South Africa may start exploration for shale gas before elections in April next year, the trade minister said Thursday.
"We need to advance the work on taking a decision on shale gas exploration," said trade and industry minister Rob Davies almost a year after lifting a freeze. "We want to move before the end of this administration."
The current government's term ends next April.
Africa's largest economy, heavily reliant on coal, is mulling nuclear power and shale gas as new energy sources.
The country's semi-desert Karoo region potentially has one of the world's largest untapped shale fields.
The reserves are perhaps even larger than those of its neighbour Mozambique, Davies added, after massive discoveries there in the last three years.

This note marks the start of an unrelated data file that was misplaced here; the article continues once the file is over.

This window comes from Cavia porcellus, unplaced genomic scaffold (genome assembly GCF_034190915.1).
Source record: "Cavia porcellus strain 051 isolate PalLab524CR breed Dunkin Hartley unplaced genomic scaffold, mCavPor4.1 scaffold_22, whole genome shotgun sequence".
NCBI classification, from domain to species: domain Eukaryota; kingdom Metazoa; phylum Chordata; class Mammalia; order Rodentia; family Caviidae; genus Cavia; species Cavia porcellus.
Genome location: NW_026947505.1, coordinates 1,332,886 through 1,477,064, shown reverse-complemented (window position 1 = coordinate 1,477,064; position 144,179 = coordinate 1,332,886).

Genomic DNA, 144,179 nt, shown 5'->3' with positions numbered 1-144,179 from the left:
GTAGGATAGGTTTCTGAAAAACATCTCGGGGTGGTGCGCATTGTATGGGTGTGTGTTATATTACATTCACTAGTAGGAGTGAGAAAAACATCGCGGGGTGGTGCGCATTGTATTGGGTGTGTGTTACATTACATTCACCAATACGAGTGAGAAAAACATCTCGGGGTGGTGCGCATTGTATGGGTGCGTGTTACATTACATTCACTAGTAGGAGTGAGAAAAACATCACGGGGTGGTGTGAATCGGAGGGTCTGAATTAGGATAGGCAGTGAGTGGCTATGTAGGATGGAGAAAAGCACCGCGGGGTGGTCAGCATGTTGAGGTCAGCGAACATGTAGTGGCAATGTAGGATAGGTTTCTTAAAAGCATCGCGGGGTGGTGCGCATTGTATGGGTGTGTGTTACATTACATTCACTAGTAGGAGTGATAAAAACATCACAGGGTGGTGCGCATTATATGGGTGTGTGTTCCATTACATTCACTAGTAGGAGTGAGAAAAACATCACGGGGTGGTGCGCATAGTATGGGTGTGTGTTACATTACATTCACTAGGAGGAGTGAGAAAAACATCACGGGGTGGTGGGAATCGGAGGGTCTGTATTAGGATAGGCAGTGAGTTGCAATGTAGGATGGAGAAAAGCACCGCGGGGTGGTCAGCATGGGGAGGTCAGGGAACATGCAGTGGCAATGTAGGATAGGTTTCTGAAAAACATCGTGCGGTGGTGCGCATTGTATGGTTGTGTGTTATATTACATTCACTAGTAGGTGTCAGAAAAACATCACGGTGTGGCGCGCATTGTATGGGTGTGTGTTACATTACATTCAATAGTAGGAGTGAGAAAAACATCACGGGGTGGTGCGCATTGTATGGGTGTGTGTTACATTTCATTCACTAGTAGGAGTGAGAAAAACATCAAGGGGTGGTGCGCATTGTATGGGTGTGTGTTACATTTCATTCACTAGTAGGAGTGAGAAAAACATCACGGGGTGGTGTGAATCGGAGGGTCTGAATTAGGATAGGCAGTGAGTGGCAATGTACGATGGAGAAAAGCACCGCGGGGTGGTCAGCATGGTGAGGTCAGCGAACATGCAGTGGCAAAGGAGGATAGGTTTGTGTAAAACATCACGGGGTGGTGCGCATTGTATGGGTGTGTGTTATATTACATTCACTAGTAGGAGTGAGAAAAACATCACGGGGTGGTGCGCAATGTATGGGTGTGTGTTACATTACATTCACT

"The gas fields of Mozambique which have just opened have about a hundred trillion cubic metres of gas, and the shale gas deposit -- some of the estimates would suggest that it is multiples of the Mozambican," he said in a news conference.
"If this was the case, this could be a very, very significant game changer in terms of the energy situation in South Africa."
If the estimates are accurate South Africa could have gas equal to 400 years of crude oil imports at the current rate, according to a study released last year and commissioned by Anglo-Dutch energy giant Shell.
Authorities last September lifted a freeze on shale gas exploration in the Karoo, sparking a national debate and concerns among environmental activists about the effect on water quality in the arid region.
But Davies was reassuring that "of course we are not going to do this in any kind of irresponsible way."
Its exploitation could create up to 700,000 jobs in a nation where over one in four people are unemployed.